Most actors will tell you that at some point during their career (and probably more often than they’d like) they have to take on another job to pay the bills (or a “proper” job as some people call it. Complete with air quotes. Thanks for that.)
These jobs vary but they will all have certain elements that are similar. Basically they need to be something that’s relatively easy to do. This might the fifteenth temporary job this year. Not too much training involved please. I’ll just jump right in. The rent is due next week and I’m in my overdraft and have maxed out my credit cards. Ideally it should be something that will allow you to still go on auditions. God forbid should you be busy serving someone in a department store when Steven Spielberg calls. Which he will. Soon. I’m sure of it. But most importantly this job must be something that definitely is NOT a career move.
Now that last point is an interesting one. It’s usually something that happens and you don’t even realise it. Actors are drawn to jobs that are perpetually “temporary” whether its intentional or not. They can’t help it. It’s like their subconscious won’t allow them to give up the dream.
No actor ever deliberately makes the choice to become a fulltime professional waiter. Or bartender. Or whatever the temporary job may be. Living hand to mouth for the rest of our days? Minimum wage? No pension? No security? Always hoping that the next customer will be a big tipper and not an obnoxious wanker like the last five?? No thank you very much. (I am aware of the irony that acting itself doesn’t guarantee any of the above either but there’s something more to acting. A kind of satisfaction and reward you get from creating something. From doing something you love. Something that is much more than just paying the bills. It’s different, trust me.)
So what jobs do we end up doing? Obviously there are the standard waiter/bartender/coffee-shop roles. We’ve all done it at some point. I’ve worked in an Italian restaurant (still can’t stack the plates up my arm as I clear tables. Obviously I didn’t work there long enough). I’ve done my time behind the bar in numerous drinking establishments and I even did a stint at a well known fast food chain (I won’t name names but let’s just say I wasn’t “lovin’ it”…). I’ve worked in a library and as an usher in a West End theatre. None of these jobs were particularly terrible but then again most of them weren’t exactly amazing either. And sometimes they were very, very hard going. It’s a true testament to our strength and passion to our “art” when we’re faced with trying situations on a regular basis in a job we would rather not have to do…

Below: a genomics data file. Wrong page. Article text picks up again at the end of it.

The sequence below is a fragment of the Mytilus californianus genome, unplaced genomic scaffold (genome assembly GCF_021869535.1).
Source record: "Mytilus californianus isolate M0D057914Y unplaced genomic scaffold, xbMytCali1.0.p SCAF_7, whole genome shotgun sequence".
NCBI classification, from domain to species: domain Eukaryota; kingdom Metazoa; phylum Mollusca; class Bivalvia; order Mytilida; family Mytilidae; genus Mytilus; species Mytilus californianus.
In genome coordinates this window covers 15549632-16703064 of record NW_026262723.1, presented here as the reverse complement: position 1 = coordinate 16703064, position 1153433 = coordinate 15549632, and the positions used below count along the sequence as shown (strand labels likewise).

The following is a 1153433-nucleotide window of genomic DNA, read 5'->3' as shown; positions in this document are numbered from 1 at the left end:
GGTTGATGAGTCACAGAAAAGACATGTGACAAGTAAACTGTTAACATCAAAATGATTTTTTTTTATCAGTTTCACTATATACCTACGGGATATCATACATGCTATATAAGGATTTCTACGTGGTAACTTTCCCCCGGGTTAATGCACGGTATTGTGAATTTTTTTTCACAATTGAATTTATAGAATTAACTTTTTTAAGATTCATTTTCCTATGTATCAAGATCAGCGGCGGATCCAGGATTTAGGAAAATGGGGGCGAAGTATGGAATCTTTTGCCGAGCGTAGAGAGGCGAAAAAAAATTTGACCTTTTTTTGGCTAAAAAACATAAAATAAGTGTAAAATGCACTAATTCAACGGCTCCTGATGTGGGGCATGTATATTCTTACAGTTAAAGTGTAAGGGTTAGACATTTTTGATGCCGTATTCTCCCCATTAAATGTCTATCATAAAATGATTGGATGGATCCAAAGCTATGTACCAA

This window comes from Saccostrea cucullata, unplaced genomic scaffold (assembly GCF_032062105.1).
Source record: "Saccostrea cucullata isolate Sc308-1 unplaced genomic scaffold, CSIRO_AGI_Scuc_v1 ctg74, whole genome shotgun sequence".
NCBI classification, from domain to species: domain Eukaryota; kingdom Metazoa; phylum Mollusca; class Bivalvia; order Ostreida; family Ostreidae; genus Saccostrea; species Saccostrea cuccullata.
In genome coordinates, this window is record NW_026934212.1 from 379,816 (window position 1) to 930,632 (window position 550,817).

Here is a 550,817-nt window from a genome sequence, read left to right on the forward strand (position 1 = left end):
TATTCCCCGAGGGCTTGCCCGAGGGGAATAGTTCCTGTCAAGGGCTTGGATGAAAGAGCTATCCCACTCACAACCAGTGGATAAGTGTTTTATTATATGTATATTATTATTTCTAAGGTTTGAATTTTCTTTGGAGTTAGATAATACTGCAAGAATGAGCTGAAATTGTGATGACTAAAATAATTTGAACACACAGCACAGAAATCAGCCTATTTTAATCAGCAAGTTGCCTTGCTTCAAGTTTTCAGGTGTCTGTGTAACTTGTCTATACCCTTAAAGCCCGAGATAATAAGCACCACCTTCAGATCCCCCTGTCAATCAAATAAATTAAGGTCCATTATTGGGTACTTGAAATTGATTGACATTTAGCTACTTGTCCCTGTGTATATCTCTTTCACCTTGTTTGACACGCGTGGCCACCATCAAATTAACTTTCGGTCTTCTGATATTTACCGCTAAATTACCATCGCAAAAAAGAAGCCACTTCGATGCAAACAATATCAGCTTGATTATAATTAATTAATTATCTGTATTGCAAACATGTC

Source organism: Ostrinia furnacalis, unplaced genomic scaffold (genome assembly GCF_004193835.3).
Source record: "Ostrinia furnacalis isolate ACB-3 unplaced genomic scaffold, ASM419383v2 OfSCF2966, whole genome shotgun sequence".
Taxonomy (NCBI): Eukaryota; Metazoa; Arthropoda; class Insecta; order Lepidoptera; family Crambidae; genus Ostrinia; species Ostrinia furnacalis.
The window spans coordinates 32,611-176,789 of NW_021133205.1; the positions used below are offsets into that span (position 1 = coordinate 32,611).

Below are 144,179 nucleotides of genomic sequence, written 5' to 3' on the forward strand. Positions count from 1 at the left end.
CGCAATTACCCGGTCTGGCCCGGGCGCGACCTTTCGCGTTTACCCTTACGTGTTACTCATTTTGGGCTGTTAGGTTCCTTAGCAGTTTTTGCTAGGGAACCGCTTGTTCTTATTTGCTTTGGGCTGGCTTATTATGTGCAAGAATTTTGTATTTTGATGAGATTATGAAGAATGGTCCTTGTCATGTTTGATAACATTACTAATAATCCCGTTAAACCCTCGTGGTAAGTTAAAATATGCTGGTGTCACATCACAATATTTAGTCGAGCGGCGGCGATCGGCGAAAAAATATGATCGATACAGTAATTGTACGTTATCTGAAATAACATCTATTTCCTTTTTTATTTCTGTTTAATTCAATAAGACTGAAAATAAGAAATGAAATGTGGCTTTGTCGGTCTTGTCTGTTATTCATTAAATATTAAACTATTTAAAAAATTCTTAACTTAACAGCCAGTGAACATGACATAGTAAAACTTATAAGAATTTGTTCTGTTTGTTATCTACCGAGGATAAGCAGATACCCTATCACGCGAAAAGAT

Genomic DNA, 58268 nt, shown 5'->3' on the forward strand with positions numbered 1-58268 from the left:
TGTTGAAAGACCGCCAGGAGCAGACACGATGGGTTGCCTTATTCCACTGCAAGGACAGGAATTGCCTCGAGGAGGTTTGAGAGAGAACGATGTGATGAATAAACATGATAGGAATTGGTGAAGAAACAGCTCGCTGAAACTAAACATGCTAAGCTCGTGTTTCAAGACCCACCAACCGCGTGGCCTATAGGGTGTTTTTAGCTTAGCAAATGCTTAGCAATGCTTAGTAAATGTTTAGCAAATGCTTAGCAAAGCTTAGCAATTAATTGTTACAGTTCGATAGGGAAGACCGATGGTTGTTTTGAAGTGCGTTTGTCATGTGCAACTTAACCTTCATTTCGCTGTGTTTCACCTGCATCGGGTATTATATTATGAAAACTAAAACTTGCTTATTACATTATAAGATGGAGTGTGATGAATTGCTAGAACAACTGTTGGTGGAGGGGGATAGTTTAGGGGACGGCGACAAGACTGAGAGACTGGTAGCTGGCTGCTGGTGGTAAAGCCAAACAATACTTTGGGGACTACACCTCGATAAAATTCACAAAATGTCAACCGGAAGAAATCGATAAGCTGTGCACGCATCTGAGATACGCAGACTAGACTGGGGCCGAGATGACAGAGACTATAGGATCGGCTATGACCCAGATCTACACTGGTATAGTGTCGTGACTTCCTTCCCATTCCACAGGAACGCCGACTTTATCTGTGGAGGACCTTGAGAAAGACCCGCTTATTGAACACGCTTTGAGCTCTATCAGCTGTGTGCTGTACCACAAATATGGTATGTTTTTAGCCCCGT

Customer: What flavour ice creams do you have?
Me: I have chocolate, vanilla, cookies and cream and strawberries and cream.
Customer: Do you have praline?
Me: No. Sorry. I have chocolate, vanilla, cookies and cream and strawberries and cream.
Customer: Do you have macadamia nut?
Me: (weakly) No. Sorry. I have chocolate, vanilla…
And so on and so on and so on. Until the end of time.
I’ve had actor friends that have worked in call centres (soul destroying), as dog walkers (a lot of poop), distributing flyers (the paper cuts!), as nightclub hosts (aka: clipboard Nazis), and as temps in corporate firms (“Hello. You’re through to…er…crap! What’s the name of the company again??”). One guy I know resorted to plucking turkeys one year when he didn’t get in to panto and his tax bill was looming.
A lot of the time we have no idea what we’re doing and, if we’re honest, we don’t really want to do it in the first place. But we have to, so we will carry on however degrading or meaningless it seems to us. And most importantly we will do it with a smile because at the end of the day we can always ACT like we want to be there.